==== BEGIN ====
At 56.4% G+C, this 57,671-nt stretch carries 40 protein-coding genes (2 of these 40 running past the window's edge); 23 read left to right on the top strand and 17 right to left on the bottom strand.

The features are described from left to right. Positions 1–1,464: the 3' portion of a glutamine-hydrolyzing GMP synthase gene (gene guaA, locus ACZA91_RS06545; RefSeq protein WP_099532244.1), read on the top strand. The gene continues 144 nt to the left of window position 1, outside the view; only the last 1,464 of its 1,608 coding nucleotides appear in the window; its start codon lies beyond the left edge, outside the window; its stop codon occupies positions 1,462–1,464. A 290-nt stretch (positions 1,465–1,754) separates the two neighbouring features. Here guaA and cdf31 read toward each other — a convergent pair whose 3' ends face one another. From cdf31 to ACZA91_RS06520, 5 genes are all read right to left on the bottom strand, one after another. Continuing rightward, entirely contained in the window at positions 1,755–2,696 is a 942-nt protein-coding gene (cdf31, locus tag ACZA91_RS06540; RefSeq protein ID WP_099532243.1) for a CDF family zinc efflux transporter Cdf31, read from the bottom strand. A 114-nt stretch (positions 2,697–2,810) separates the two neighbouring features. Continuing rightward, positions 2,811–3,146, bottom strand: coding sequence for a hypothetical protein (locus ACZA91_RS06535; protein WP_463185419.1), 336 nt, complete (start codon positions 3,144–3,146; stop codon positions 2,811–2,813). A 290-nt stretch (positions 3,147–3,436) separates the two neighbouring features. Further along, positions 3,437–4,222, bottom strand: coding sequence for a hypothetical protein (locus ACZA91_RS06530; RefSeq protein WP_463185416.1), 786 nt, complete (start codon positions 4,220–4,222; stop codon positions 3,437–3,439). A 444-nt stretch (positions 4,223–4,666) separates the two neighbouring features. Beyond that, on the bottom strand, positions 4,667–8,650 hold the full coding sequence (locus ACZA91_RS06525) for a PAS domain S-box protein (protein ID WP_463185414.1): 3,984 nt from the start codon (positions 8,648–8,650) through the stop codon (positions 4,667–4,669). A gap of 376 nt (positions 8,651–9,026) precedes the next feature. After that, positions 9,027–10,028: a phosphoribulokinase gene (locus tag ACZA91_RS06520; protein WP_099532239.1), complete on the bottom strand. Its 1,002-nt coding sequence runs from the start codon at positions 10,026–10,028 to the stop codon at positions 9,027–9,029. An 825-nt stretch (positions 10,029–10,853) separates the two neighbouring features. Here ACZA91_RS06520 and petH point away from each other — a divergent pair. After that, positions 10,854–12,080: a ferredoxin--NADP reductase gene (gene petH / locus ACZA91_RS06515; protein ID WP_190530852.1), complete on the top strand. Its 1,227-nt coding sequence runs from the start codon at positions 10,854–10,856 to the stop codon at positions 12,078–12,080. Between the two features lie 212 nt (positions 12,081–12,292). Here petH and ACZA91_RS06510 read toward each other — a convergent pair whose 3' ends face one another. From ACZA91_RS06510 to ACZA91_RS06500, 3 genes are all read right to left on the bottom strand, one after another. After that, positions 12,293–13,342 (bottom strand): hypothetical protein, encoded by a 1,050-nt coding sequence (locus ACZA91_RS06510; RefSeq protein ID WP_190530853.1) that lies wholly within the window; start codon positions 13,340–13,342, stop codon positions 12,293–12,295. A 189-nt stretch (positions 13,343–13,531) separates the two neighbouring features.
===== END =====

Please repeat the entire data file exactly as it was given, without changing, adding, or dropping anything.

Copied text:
At 56.4% G+C, this 57,671-nt stretch carries 40 protein-coding genes (2 of these 40 running past the window's edge); 23 read left to right on the top strand and 17 right to left on the bottom strand.

The features are described from left to right. Positions 1–1,464: the 3' portion of a glutamine-hydrolyzing GMP synthase gene (gene guaA, locus ACZA91_RS06545; RefSeq protein WP_099532244.1), read on the top strand. The gene continues 144 nt to the left of window position 1, outside the view; only the last 1,464 of its 1,608 coding nucleotides appear in the window; its start codon lies beyond the left edge, outside the window; its stop codon occupies positions 1,462–1,464. A 290-nt stretch (positions 1,465–1,754) separates the two neighbouring features. Here guaA and cdf31 read toward each other — a convergent pair whose 3' ends face one another. From cdf31 to ACZA91_RS06520, 5 genes are all read right to left on the bottom strand, one after another. Continuing rightward, entirely contained in the window at positions 1,755–2,696 is a 942-nt protein-coding gene (cdf31, locus tag ACZA91_RS06540; RefSeq protein ID WP_099532243.1) for a CDF family zinc efflux transporter Cdf31, read from the bottom strand. A 114-nt stretch (positions 2,697–2,810) separates the two neighbouring features. Continuing rightward, positions 2,811–3,146, bottom strand: coding sequence for a hypothetical protein (locus ACZA91_RS06535; protein WP_463185419.1), 336 nt, complete (start codon positions 3,144–3,146; stop codon positions 2,811–2,813). A 290-nt stretch (positions 3,147–3,436) separates the two neighbouring features. Further along, positions 3,437–4,222, bottom strand: coding sequence for a hypothetical protein (locus ACZA91_RS06530; RefSeq protein WP_463185416.1), 786 nt, complete (start codon positions 4,220–4,222; stop codon positions 3,437–3,439). A 444-nt stretch (positions 4,223–4,666) separates the two neighbouring features. Beyond that, on the bottom strand, positions 4,667–8,650 hold the full coding sequence (locus ACZA91_RS06525) for a PAS domain S-box protein (protein ID WP_463185414.1): 3,984 nt from the start codon (positions 8,648–8,650) through the stop codon (positions 4,667–4,669). A gap of 376 nt (positions 8,651–9,026) precedes the next feature. After that, positions 9,027–10,028: a phosphoribulokinase gene (locus tag ACZA91_RS06520; protein WP_099532239.1), complete on the bottom strand. Its 1,002-nt coding sequence runs from the start codon at positions 10,026–10,028 to the stop codon at positions 9,027–9,029. An 825-nt stretch (positions 10,029–10,853) separates the two neighbouring features. Here ACZA91_RS06520 and petH point away from each other — a divergent pair. After that, positions 10,854–12,080: a ferredoxin--NADP reductase gene (gene petH / locus ACZA91_RS06515; protein ID WP_190530852.1), complete on the top strand. Its 1,227-nt coding sequence runs from the start codon at positions 10,854–10,856 to the stop codon at positions 12,078–12,080. Between the two features lie 212 nt (positions 12,081–12,292). Here petH and ACZA91_RS06510 read toward each other — a convergent pair whose 3' ends face one another. From ACZA91_RS06510 to ACZA91_RS06500, 3 genes are all read right to left on the bottom strand, one after another. After that, positions 12,293–13,342 (bottom strand): hypothetical protein, encoded by a 1,050-nt coding sequence (locus ACZA91_RS06510; RefSeq protein ID WP_190530853.1) that lies wholly within the window; start codon positions 13,340–13,342, stop codon positions 12,293–12,295. A 189-nt stretch (positions 13,343–13,531) separates the two neighbouring features.